2012 was a very exciting year for those who follow the world’s electoral affairs. Venezuela, Brazil, and the US were some of the most remarked elections, especially with the implementation of biometric authentication in the first two countries’ polling stations. With the advent of 2013, the electoral calendar did not come to a stop: in Latin America alone, Ecuador, Honduras, Paraguay and Chile are stepping into the spotlight this year, and other countries like Colombia and Peru are getting ready to modernize its electoral platform for next year.
Ecuador inaugurated the Latin American electoral calendar with Rafael Correa’s victory at the February 17 presidential election. In order to offer faster results in this occasion, the country adopted a technology platform for the rapid counting of votes with the support of the Dominican Republic. It is worth noting that Ecuador is not new to the use of electoral technology, as it employed voting machines for a small election last year.
Meanwhile, Paraguay has been preparing for the election of a new president after Fernando Lugo was impeached in June last year. This will take place on April 21, amid fears that Mr. Lugo’s impeachment was a disguised coup d’état planned by the right-wing Colorado party to establish a new dictatorship after its 61-year rule came to an end with Lugo’s ascent to power in 2008.
Meanwhile, elections in Honduras will become the arena for the first testing and eventual gradual implementation of e-voting. This is fueled by the nightmare that took place during the November 2012 elections, where people had to wait more than two weeks for the final results. The political class itself called for the modernization of its electoral platform after this fiasco.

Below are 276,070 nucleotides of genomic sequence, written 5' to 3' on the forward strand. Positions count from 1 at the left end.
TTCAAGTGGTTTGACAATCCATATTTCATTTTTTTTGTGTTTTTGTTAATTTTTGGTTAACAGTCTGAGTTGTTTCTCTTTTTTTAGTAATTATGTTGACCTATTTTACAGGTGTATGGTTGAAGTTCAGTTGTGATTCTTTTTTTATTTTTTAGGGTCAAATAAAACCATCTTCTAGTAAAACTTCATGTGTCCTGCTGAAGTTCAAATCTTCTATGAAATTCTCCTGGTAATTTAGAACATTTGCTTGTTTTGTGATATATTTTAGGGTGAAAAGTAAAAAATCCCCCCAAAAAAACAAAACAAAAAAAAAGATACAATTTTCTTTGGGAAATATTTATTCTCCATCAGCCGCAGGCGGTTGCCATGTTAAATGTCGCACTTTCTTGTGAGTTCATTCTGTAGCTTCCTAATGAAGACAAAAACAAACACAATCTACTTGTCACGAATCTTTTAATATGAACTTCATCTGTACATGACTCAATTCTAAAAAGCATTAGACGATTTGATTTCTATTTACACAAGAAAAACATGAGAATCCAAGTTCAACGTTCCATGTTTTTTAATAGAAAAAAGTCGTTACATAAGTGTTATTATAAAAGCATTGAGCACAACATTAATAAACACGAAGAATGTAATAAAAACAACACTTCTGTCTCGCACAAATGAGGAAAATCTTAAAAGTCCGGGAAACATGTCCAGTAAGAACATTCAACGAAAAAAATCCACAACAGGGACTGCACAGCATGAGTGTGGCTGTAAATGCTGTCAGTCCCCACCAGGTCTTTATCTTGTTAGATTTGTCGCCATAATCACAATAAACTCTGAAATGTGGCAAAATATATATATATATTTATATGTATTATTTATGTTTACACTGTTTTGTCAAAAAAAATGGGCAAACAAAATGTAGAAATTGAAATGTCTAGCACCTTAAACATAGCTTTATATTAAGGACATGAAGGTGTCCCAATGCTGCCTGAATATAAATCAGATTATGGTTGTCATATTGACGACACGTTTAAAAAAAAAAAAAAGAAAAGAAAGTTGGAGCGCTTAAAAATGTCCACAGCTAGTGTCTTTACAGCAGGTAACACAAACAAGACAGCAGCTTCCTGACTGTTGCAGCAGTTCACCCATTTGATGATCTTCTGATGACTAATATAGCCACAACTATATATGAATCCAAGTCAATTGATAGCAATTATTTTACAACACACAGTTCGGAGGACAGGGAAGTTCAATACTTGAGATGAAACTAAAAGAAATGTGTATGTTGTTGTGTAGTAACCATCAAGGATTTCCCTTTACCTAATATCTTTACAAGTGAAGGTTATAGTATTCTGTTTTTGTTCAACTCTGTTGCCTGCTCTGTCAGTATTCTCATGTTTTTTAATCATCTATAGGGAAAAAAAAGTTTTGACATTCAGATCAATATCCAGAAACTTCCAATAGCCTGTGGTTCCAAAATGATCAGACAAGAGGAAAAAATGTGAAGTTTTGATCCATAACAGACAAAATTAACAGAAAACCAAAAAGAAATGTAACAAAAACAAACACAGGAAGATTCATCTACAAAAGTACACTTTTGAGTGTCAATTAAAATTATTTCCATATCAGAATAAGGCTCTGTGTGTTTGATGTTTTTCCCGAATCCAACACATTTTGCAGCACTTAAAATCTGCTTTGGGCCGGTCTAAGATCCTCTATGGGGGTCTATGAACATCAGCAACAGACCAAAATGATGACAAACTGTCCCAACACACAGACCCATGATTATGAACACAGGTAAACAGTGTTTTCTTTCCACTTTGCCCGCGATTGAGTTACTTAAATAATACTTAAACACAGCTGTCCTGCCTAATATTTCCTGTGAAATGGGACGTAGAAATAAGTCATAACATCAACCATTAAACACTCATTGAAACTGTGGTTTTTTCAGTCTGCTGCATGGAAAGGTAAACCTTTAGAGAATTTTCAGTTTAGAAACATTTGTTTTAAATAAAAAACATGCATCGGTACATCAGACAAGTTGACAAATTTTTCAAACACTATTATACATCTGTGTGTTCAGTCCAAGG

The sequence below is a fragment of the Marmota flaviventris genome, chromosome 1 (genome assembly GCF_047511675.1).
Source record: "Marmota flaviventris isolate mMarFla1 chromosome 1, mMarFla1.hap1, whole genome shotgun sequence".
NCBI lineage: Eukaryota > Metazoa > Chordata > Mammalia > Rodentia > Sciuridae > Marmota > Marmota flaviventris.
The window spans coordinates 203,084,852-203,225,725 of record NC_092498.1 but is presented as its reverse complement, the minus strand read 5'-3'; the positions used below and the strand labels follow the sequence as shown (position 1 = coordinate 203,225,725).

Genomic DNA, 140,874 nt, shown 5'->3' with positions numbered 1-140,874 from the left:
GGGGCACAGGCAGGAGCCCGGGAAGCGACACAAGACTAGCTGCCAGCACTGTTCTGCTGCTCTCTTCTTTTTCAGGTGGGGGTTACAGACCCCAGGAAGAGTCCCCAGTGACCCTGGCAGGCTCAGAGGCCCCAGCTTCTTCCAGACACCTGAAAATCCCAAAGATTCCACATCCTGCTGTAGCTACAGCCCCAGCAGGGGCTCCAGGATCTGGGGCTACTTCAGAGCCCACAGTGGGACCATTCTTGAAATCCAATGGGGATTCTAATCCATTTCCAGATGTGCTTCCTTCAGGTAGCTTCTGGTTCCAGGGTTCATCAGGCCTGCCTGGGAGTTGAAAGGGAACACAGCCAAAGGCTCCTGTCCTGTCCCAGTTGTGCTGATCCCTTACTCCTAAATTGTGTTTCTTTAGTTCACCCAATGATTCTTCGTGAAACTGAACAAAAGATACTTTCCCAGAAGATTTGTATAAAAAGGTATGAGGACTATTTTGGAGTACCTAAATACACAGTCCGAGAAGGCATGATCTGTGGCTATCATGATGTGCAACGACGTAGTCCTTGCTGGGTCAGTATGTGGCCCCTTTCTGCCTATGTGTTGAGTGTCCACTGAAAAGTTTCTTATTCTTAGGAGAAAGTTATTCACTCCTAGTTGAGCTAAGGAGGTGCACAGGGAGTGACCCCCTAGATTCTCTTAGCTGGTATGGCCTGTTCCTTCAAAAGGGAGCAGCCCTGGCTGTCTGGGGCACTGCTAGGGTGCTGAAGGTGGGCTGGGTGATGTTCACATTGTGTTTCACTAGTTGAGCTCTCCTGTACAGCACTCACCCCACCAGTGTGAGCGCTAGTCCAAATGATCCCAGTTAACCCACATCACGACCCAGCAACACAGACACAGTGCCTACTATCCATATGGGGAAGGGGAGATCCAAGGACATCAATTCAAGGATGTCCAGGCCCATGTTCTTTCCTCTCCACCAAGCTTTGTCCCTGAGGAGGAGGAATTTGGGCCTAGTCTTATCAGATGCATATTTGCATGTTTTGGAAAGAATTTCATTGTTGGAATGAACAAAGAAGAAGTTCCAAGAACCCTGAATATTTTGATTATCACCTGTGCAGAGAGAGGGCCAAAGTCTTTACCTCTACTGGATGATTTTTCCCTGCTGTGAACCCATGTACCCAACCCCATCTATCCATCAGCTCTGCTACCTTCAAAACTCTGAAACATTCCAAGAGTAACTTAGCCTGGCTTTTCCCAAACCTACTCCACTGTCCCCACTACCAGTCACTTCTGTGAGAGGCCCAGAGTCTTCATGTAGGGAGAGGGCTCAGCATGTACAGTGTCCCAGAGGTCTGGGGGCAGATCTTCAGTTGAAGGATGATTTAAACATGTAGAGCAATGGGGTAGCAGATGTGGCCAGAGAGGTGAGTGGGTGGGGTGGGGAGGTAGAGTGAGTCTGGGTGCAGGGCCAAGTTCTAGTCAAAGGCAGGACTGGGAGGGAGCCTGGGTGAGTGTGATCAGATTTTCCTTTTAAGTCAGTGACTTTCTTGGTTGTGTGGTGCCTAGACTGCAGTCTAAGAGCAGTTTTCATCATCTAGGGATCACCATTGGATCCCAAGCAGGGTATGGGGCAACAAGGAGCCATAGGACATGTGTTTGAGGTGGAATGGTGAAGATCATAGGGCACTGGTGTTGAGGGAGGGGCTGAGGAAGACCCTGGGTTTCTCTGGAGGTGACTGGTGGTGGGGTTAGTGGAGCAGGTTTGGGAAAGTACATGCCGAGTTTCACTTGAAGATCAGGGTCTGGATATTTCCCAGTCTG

Chile will hold presidential elections on November 17. This will be an event worth watching closely because it may set the final precedent for the modernization of this country’s electoral platform. Chileans have been demanding the implementation of e-voting after the alarmingly high abstention rate that marked last year’s elections. Local authorities have remained stubborn against automation, arguing that manual voting is a cultural legacy, but the increased voter absenteeism signals otherwise. If the trend continues, it might be time for the government of Chile to finally listen to the citizens and set forth on the path to automation.
Meanwhile, other countries are gearing up for their future elections: Colombia keeps pushing for the implementation of e-voting for its 2014 presidential election, while Peru is already carrying out e-voting drills in spite of it not having formally adopted electoral technology yet.
After the success of the Venezuelan and Brazilian elections with electoral technology in 2012, we are expecting to see new Latin American countries add up to the roster of nations that have made the choice to modernize its electoral platforms. 2013 is already showing us the progress these nations are making.